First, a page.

Press-Republican

Local News

November 29, 2012

Town of Plattsburgh tax levy to increase 1.9 percent

(Continued)

“We are not going away,” Mudd said.

HIGHER COUNTY TAX

Former Town Councilor John St. Germain, a resident of Cadyville, said the town’s general and highway tax rates are kept low through the use of $2 million in county sales-tax funds. Because of that, he said, town residents pay $6.03 per $1,000 of assessed value in county property taxes compared to $2.95 in the Town of Schuyler Falls.

The town highway tax rate would increase from 67 cents per $1,000 to $2.27 per $1,000 if sales-tax money were not applied, St. Germain said. That compares to $1.54 per $1,000 in Schuyler Falls.

John Andrus, also of Cumberland Head, said he hopes the Town Council will be more transparent in the future. He reiterated his call for the council to freeze the budget at the 2012 level.

Andrus noted the town is one of only three in Clinton County that uses its share of sales-tax revenue to reduce its general-fund levy rather than apply it toward county property taxes.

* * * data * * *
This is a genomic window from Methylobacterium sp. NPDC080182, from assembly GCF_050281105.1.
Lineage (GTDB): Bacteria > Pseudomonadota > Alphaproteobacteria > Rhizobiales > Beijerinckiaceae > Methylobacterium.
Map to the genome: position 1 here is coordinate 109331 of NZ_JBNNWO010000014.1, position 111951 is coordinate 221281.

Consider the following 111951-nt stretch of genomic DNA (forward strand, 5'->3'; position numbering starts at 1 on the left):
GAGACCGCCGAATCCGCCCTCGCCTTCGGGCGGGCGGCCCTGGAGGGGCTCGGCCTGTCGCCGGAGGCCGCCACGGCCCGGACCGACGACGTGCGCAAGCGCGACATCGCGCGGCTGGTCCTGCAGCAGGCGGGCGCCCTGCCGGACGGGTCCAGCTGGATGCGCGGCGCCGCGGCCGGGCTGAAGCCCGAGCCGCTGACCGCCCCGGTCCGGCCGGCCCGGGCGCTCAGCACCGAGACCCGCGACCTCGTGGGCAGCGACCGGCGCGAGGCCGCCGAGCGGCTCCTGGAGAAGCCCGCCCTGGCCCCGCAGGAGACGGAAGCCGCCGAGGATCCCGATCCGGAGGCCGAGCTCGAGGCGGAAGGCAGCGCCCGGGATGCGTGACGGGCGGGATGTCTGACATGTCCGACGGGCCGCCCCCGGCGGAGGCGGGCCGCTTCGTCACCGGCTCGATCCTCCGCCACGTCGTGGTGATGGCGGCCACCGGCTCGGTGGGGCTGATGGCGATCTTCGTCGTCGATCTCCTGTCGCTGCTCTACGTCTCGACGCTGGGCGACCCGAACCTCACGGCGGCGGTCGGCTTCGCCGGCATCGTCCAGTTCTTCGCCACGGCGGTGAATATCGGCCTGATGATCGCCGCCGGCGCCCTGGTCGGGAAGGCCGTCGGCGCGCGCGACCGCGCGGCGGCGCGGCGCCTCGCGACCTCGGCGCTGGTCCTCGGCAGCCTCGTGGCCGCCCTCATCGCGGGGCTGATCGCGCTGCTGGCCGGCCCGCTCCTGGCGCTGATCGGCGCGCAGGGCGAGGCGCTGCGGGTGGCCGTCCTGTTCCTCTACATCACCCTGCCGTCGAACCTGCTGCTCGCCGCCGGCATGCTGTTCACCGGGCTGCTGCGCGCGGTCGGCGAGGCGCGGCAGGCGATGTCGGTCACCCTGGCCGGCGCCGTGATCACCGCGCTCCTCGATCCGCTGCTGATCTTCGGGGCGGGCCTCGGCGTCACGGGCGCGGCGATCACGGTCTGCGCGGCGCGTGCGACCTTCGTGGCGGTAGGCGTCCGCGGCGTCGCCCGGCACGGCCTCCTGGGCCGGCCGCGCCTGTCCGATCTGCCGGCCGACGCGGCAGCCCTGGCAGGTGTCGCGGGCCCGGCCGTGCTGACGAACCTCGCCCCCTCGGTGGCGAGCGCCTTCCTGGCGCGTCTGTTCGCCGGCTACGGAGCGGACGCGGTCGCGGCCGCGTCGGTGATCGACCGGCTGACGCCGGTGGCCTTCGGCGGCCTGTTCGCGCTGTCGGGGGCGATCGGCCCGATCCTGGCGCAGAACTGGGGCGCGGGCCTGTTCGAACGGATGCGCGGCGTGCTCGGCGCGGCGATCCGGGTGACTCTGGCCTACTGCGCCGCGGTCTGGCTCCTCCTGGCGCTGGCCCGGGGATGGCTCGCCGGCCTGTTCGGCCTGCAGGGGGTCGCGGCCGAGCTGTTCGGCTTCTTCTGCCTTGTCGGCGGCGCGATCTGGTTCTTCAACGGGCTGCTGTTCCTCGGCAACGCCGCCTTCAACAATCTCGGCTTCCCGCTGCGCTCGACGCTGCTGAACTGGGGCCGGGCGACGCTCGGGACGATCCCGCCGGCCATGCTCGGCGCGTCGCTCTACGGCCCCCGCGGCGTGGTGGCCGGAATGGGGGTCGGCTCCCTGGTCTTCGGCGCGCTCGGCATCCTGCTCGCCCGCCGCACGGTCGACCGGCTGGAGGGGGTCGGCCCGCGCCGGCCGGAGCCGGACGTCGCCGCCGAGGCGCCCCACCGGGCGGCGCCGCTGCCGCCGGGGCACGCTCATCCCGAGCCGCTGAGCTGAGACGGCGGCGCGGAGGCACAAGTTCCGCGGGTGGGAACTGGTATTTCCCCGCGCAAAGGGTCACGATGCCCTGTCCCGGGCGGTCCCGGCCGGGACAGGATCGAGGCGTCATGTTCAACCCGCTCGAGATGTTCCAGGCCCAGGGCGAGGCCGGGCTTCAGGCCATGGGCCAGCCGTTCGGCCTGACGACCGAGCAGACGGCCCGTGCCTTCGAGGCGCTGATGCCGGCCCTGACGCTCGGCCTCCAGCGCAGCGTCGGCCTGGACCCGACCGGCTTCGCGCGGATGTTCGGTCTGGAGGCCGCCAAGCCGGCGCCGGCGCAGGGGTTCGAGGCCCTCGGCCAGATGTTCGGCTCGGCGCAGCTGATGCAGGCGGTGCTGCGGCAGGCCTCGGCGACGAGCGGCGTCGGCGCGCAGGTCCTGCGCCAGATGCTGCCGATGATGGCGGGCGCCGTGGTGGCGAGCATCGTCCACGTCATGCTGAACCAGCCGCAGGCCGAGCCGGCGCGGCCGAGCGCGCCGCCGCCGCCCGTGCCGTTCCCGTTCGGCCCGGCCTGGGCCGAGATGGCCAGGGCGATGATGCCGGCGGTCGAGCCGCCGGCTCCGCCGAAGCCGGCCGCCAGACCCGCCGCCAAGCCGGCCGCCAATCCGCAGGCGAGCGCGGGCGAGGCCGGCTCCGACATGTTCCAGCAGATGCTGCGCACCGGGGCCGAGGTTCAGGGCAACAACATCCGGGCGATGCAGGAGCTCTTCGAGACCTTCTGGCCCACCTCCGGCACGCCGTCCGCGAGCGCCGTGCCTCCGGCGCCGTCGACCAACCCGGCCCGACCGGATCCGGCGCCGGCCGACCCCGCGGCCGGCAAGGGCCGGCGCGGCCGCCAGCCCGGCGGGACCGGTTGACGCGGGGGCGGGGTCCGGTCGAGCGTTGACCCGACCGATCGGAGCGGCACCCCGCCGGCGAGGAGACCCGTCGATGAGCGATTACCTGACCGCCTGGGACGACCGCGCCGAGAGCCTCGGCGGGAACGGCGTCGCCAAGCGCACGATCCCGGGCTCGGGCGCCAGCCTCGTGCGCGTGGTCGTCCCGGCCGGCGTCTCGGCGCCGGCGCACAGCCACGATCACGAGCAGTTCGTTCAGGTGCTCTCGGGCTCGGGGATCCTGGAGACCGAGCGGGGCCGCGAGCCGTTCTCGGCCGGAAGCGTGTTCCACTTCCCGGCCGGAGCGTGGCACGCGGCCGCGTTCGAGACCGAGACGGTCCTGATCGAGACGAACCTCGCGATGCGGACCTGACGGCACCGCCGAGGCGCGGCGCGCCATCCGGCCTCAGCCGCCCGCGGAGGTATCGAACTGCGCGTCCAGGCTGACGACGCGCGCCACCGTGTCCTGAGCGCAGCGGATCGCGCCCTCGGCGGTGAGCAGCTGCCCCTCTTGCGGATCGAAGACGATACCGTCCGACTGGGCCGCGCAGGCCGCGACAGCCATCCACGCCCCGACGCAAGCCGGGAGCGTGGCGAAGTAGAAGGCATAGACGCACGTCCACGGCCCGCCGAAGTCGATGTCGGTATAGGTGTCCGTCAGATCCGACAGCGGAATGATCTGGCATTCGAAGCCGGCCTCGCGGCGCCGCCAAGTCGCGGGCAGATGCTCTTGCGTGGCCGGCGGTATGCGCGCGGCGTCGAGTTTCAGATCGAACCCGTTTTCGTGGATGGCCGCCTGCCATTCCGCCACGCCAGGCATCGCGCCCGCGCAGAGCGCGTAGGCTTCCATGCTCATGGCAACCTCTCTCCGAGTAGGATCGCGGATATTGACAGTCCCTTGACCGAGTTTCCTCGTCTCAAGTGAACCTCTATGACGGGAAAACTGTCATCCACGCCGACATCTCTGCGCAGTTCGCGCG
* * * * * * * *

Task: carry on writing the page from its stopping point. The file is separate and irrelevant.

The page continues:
BUDGET SURPLUS

The association previously said that the town had a $6.5 million surplus in its budget. The town countered it had a surplus of about $500,000 in its general fund.

Cumberland Head resident Debbie Blake said members of the association never said the town’s $6.5 million surplus was solely in the general fund but that it was spread through a number of lines in the budget. 

“I know the information we put out is accurate,” she said.

Bassett said that, after checking with the town budget officer, he confirmed there is a $6.5 million surplus in the total budget. He said it’s illegal to shift that money from the department for which it was targeted and that auditors have told the town that its surplus should be increased.

He said it is not possible to freeze the budget at 2012 levels due to rising costs, such as insurance and retirement.

“I’ve heard the phrase ‘freeze the budget.’ I wish we could,” he said.

The council is making prudent decisions for the present and the long-term future of the town, he said.

“Your words have been heard, and they have been heard before.”

Email Dan Heath: dheath@pressrepublican.com

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